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Official 'moderately confident' of road salt supply : News : Oswego Ledger-Sentinel : Hometown Newspaper for Oswego and Montgomery, Illinois
Official 'moderately confident' of road salt supply
If Mother Nature cooperates, Montgomery should have enough for winter's waning weeks

by John Etheredge


This winter's multiple sub-zero days and frequent snowstorms have created a regional shortage of road salt, but Mike Pubentz, the Village of Montgomery's public works director, said Tuesday he is "moderately confident" the village already has enough salt on hand to get through the rest of the winter.

Pubentz said his department currently has about 500 tons of road salt at the public works department site off Knell Road with an additional 200 to 300 tons on back order under terms of a contract with the State of Illinois.

Pubentz said the department's snowplow drivers typically spread between 60 to 100 tons of salt on village streets following a snow or ice storm.

Depending on weather conditions and the delivery of the additional salt, Pubentz said the village should have enough salt for the rest of the winter.

But to assure an adequate salt supply, he said the department recently modified its salting practices.

"We are focusing our salting on primary routes and making a single pass on secondary routes," he said.

By reducing the salting on secondary routes, Pubentz said he is hopeful the department will use approximately 60 tons of salt per storm.

In the meantime, Pubentz said he remains hopeful that the village will receive the 200 to 300 tons of previously ordered salt and is also seeking to purchase additional salt from other vendors. He noted that one vendor told him they are out of salt, while another has placed the village on a waiting list.

Pubentz noted that the salt shortage is developing due to high demand by street and highway departments throughout northern Illinois. In addition, he said salt is delivered to terminals on barges in central Illinois and the recent subzero temperatures have caused the Illinois River to freeze, slowing salt deliveries to vendors.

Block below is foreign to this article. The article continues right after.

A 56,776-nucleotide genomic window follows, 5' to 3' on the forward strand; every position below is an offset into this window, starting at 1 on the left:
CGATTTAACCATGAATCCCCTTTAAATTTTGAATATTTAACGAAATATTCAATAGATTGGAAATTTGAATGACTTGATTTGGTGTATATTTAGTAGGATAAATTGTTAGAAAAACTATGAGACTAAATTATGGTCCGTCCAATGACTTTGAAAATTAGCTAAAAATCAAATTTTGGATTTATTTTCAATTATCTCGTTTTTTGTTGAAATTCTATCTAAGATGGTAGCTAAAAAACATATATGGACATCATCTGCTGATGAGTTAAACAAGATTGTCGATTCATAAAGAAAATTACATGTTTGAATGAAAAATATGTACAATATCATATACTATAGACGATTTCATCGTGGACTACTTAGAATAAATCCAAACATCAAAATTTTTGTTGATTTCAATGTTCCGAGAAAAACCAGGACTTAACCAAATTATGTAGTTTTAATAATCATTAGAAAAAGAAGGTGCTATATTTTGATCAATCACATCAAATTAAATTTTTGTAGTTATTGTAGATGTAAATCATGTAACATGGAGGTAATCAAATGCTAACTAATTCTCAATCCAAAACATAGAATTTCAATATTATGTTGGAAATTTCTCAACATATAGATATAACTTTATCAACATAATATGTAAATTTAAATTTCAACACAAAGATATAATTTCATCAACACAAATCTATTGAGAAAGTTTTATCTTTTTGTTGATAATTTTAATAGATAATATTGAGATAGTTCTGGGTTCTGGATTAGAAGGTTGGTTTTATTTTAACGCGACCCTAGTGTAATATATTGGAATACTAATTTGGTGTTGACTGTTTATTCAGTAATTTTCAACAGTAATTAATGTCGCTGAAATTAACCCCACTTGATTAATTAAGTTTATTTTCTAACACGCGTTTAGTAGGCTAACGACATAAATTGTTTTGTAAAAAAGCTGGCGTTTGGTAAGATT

Pubentz said his department is well within its salt budget for the current fiscal year. He said that it has spent between $100,000 to $110,000 on salt this winter, well under the $160,000 previously budgeted.

Board member Theresa Sperling told Pubentz that she appreciates the public works department's continuing effort to monitor the village's salt supply.

Sperling said she recently learned of another municipality that had run out of salt.

Board member Stan Bond noted that the village had posted information on its Facebook page to inform the public about which streets the village is responsible for plowing and salting.

He suggested the village post the same information on the village's website "so that information is constantly there" for village residents to read.

Bond said many of the complaints he has received from residents about snow plowing pertain to roads or highways in the village that are not the village's responsibility.

In addition, he said there has been some incorrect information in postings placed on the village's Facebook page.

"The quicker we can reduce the confusion, the better," Bond said.

Board member Steve Jungermann said he had read the same Facebook posts and agreed with Bond "there is a lot of misinformation" concerning which agency is responsible for plowing and salting streets and highways in the village.

Referring to the Facebook posts, Jungermann said, "People are talking about SSA (Special Service Area) taxes and all kinds of things on there. SSA taxes have nothing to do with it."

Continuing, Jungermann voiced support for Pubentz and the public works department's effort to conserve the village's salt supply during this week's sub-zero cold snap.

He said, "Mike (Pubentz) is right. Once the temperatures reach a certain level, salt is not effective. I don't think we should go out and waste it. People are just going to have to drive more carefully. God forbid if we actually drive at or under the speed limit, all be courteous to one another and just take a little longer to get where we need to go. That's how we're going to get through this."

The Illinois Department of Transportation is responsible for plowing and salting U.S. Routes 30 and 34 and Ill. Route 31 in the village, while the Kane County Division of Transportation plows county-owned roads in the Kane County portion of the village, including Montgomery Road and Orchard Road. The Kendall County Highway Department is responsible for plowing Orchard Road and Galena Roads in the Kendall County portion of the village. In addition, township highway departments provide plowing and salting service on township roads that adjoin municipal limits.

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